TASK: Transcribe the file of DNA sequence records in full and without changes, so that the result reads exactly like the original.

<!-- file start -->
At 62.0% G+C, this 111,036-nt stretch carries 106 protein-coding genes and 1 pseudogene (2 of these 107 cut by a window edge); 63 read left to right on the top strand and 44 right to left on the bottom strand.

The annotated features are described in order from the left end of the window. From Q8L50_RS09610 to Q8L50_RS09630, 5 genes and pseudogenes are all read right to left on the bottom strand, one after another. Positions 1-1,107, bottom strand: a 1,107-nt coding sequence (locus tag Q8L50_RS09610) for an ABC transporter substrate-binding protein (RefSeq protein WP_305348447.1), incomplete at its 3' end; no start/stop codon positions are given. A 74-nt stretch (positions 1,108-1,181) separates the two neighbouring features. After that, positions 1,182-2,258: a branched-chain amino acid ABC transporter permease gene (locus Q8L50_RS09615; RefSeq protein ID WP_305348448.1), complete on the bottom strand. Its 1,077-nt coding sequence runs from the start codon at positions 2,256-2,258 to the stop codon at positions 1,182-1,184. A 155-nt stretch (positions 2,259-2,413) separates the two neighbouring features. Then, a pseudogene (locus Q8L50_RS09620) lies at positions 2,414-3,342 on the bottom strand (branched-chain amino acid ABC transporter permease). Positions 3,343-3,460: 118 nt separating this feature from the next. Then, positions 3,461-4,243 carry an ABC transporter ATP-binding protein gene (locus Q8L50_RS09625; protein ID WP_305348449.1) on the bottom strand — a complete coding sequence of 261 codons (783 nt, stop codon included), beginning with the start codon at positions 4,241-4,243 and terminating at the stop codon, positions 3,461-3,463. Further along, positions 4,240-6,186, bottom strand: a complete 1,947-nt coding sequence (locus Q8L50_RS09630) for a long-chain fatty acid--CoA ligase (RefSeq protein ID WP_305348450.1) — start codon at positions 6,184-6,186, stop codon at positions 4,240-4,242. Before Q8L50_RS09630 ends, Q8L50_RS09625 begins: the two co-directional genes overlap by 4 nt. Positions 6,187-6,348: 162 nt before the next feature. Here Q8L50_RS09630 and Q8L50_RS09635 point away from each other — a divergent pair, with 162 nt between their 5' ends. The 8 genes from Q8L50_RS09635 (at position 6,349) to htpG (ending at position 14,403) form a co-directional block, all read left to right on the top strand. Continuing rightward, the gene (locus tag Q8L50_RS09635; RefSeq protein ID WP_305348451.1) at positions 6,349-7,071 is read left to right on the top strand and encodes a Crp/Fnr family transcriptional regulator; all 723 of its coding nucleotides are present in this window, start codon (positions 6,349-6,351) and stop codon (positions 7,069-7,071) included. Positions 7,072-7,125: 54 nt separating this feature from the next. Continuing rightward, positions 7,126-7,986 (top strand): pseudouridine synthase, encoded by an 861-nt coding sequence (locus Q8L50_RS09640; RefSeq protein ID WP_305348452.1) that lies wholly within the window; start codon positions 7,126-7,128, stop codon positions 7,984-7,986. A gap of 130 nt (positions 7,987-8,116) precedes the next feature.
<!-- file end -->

At 62.0% G+C, this 111,036-nt stretch carries 106 protein-coding genes and 1 pseudogene (2 of these 107 cut by a window edge); 63 read left to right on the top strand and 44 right to left on the bottom strand.

The annotated features are described in order from the left end of the window. From Q8L50_RS09610 to Q8L50_RS09630, 5 genes and pseudogenes are all read right to left on the bottom strand, one after another. Positions 1-1,107, bottom strand: a 1,107-nt coding sequence (locus tag Q8L50_RS09610) for an ABC transporter substrate-binding protein (RefSeq protein WP_305348447.1), incomplete at its 3' end; no start/stop codon positions are given. A 74-nt stretch (positions 1,108-1,181) separates the two neighbouring features. After that, positions 1,182-2,258: a branched-chain amino acid ABC transporter permease gene (locus Q8L50_RS09615; RefSeq protein ID WP_305348448.1), complete on the bottom strand. Its 1,077-nt coding sequence runs from the start codon at positions 2,256-2,258 to the stop codon at positions 1,182-1,184. A 155-nt stretch (positions 2,259-2,413) separates the two neighbouring features. Then, a pseudogene (locus Q8L50_RS09620) lies at positions 2,414-3,342 on the bottom strand (branched-chain amino acid ABC transporter permease). Positions 3,343-3,460: 118 nt separating this feature from the next. Then, positions 3,461-4,243 carry an ABC transporter ATP-binding protein gene (locus Q8L50_RS09625; protein ID WP_305348449.1) on the bottom strand — a complete coding sequence of 261 codons (783 nt, stop codon included), beginning with the start codon at positions 4,241-4,243 and terminating at the stop codon, positions 3,461-3,463. Further along, positions 4,240-6,186, bottom strand: a complete 1,947-nt coding sequence (locus Q8L50_RS09630) for a long-chain fatty acid--CoA ligase (RefSeq protein ID WP_305348450.1) — start codon at positions 6,184-6,186, stop codon at positions 4,240-4,242. Before Q8L50_RS09630 ends, Q8L50_RS09625 begins: the two co-directional genes overlap by 4 nt. Positions 6,187-6,348: 162 nt before the next feature. Here Q8L50_RS09630 and Q8L50_RS09635 point away from each other — a divergent pair, with 162 nt between their 5' ends. The 8 genes from Q8L50_RS09635 (at position 6,349) to htpG (ending at position 14,403) form a co-directional block, all read left to right on the top strand. Continuing rightward, the gene (locus tag Q8L50_RS09635; RefSeq protein ID WP_305348451.1) at positions 6,349-7,071 is read left to right on the top strand and encodes a Crp/Fnr family transcriptional regulator; all 723 of its coding nucleotides are present in this window, start codon (positions 6,349-6,351) and stop codon (positions 7,069-7,071) included. Positions 7,072-7,125: 54 nt separating this feature from the next. Continuing rightward, positions 7,126-7,986 (top strand): pseudouridine synthase, encoded by an 861-nt coding sequence (locus Q8L50_RS09640; RefSeq protein ID WP_305348452.1) that lies wholly within the window; start codon positions 7,126-7,128, stop codon positions 7,984-7,986. A gap of 130 nt (positions 7,987-8,116) precedes the next feature.